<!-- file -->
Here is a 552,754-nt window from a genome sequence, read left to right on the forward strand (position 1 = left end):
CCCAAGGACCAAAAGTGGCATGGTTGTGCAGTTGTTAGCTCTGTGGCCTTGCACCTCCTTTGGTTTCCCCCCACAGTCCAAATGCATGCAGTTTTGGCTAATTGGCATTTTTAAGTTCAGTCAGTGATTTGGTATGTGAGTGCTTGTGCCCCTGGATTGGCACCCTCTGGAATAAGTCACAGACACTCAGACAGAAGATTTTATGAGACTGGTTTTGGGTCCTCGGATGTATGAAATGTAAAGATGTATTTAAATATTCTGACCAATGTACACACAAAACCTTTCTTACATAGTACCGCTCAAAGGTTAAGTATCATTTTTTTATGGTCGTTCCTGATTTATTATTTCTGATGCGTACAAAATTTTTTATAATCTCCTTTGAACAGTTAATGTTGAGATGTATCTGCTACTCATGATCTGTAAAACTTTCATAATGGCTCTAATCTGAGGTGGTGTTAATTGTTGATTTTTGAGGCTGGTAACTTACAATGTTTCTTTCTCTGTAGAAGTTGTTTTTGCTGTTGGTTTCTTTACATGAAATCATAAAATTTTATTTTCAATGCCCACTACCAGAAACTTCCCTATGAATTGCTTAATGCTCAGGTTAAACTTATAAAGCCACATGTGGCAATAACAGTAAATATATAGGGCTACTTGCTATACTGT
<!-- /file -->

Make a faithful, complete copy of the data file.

Here is a 552,754-nt window from a genome sequence, read left to right on the forward strand (position 1 = left end):
CCCAAGGACCAAAAGTGGCATGGTTGTGCAGTTGTTAGCTCTGTGGCCTTGCACCTCCTTTGGTTTCCCCCCACAGTCCAAATGCATGCAGTTTTGGCTAATTGGCATTTTTAAGTTCAGTCAGTGATTTGGTATGTGAGTGCTTGTGCCCCTGGATTGGCACCCTCTGGAATAAGTCACAGACACTCAGACAGAAGATTTTATGAGACTGGTTTTGGGTCCTCGGATGTATGAAATGTAAAGATGTATTTAAATATTCTGACCAATGTACACACAAAACCTTTCTTACATAGTACCGCTCAAAGGTTAAGTATCATTTTTTTATGGTCGTTCCTGATTTATTATTTCTGATGCGTACAAAATTTTTTATAATCTCCTTTGAACAGTTAATGTTGAGATGTATCTGCTACTCATGATCTGTAAAACTTTCATAATGGCTCTAATCTGAGGTGGTGTTAATTGTTGATTTTTGAGGCTGGTAACTTACAATGTTTCTTTCTCTGTAGAAGTTGTTTTTGCTGTTGGTTTCTTTACATGAAATCATAAAATTTTATTTTCAATGCCCACTACCAGAAACTTCCCTATGAATTGCTTAATGCTCAGGTTAAACTTATAAAGCCACATGTGGCAATAACAGTAAATATATAGGGCTACTTGCTATACTGT